You see, the data about a potential customer is always stored someplace in your organization. It could be your physical binders, your thumb drives, your hard disks, computers or even on the cloud. Further still, your company has a lot to extract from the unimaginable large amounts of customer data that is available on the web in an unstructured format.
While scraping sales data – the initial issues anybody would face right away are that these channels all have their own data sources, formats, and data quality issues.
Inbound and Outbound Sales Data
With the ability to research anything right at their fingertips, today’s buyers are empowered with information, which means that being that stereotypical pushy salesman image wouldn’t work anymore. Your sales process needs to align with the knowledge your buyers are already bringing to the table.
Turns out, all the talk about inbound methods has led up to the discovery that a good quality lead and trying to get a hold of them via campaigns isn’t enough anymore. We hope to dispel that half-myth today.
To begin with, you need to know where all your sales data comes from.
The data that comes from your website is usually structured, thanks to the various analytics tools on the internet. A typical data from your website would probably come in premade data elements such as name, email, telephone, company name, etc., and web forms – a catch-all field that includes your comments, notes or details.
Emails have no structure at all. Still, you can use it to supplement a structured database so that you can end up with good sales lead generation, a better Customer Relationship Management strategy, and improve your backend processes overall – just so that you can come up with a prettier UI.
For most companies that are not technically sound, this data doesn’t exist. If you are serious about getting thousands of leads, we strongly recommend investing in a good Voice Over Internet Protocol (VOIP) based smart technology. They will help you get some metadata about the call or can generate transcripts of a call.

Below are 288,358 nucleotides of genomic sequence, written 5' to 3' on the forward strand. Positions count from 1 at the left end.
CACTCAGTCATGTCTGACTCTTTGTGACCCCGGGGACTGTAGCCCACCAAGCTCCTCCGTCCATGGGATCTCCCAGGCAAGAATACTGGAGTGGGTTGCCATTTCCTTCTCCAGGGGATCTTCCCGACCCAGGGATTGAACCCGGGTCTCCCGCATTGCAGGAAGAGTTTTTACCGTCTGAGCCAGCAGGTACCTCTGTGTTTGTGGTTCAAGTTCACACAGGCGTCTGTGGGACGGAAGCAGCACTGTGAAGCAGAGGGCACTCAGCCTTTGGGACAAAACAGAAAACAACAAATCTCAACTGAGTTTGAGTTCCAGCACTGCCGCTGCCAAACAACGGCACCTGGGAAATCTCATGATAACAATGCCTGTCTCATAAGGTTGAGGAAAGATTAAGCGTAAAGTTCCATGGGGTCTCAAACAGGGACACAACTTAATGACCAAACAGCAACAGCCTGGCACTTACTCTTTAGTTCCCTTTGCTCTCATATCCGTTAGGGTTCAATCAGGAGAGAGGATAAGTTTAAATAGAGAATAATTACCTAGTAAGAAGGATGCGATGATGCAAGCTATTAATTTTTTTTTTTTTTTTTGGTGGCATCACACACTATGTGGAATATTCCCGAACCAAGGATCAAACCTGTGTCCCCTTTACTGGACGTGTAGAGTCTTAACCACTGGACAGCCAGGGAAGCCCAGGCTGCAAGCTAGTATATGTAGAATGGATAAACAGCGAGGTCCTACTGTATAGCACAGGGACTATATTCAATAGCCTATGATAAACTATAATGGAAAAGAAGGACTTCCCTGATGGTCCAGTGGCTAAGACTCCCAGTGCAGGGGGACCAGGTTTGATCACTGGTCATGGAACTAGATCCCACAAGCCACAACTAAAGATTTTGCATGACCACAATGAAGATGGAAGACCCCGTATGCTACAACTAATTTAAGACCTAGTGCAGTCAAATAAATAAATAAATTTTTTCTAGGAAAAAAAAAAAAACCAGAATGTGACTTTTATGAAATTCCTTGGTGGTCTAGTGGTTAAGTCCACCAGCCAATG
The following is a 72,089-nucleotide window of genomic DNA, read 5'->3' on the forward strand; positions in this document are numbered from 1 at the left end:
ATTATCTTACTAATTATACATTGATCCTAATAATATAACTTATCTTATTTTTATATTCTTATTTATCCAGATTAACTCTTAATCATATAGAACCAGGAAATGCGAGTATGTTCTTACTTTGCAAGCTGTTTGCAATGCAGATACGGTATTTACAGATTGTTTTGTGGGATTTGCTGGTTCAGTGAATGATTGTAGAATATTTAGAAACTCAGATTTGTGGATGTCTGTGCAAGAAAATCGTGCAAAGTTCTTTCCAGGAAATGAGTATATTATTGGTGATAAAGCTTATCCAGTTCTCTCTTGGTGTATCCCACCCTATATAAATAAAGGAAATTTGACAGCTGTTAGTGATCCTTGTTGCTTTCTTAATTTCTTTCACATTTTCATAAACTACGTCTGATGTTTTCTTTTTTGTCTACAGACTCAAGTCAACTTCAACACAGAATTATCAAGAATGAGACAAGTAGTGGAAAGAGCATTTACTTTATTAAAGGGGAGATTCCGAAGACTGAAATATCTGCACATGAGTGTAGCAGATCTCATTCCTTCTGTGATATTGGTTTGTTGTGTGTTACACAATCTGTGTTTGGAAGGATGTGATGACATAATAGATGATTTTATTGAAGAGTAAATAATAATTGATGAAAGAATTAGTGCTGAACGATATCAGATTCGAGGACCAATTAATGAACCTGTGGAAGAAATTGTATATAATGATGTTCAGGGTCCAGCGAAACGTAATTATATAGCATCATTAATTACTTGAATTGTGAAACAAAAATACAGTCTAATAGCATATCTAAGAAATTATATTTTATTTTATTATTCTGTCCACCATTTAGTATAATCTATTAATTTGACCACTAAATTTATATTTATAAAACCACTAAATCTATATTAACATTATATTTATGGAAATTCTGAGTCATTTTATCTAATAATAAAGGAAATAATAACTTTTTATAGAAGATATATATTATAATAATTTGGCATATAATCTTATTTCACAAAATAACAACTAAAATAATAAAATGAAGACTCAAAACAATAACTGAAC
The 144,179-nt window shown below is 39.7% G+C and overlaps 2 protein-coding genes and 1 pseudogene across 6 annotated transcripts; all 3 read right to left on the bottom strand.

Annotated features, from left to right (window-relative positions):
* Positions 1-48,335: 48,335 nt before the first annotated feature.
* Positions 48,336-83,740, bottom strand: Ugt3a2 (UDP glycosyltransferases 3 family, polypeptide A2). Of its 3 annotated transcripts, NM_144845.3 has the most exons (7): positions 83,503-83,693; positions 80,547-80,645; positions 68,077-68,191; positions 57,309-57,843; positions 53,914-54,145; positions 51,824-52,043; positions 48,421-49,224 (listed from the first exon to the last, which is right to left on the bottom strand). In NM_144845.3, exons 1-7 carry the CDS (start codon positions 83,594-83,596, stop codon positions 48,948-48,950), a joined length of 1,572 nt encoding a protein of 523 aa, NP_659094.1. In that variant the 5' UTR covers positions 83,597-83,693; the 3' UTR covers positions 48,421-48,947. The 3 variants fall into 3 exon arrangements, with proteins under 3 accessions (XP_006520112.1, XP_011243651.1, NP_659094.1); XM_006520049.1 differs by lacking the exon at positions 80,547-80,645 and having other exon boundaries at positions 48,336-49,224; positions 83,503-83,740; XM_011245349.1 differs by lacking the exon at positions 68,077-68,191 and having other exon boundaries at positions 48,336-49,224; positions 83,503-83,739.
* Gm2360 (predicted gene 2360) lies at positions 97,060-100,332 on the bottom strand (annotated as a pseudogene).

Social Media Data
Social Media data is like a pot of gold buried beneath snakes. The catch here is that you may end up in hot water if you don’t concoct your social media presence with great sensitivity and delicacy. But when you do, it has a lot of potential and is a highly evolving source of data. This data can be tied to traditional channels and we can leverage it beyond just driving traffic to their websites and product marketing.
Postal Mail Data
Again, much like Phone Data, a company needs to be equipped with the right tools to make full use of this data. It has the potential to be somewhat structured if there is an OCR technology in place. However, it’s also very time-sensitive, and you may end up with errors if your postman delivers your mail late, or if it’s been tampered with.
Our services help with all aspects of the Sales Intelligence process in a support, augmentation and verification capability. We can help collect data about companies, markets, industries, geographies, trends, weather, eCommerce, health, governments and thousands of other kinds of data.
In fact, we can collect, match and correlate disparate sources of data and give you clean usable data.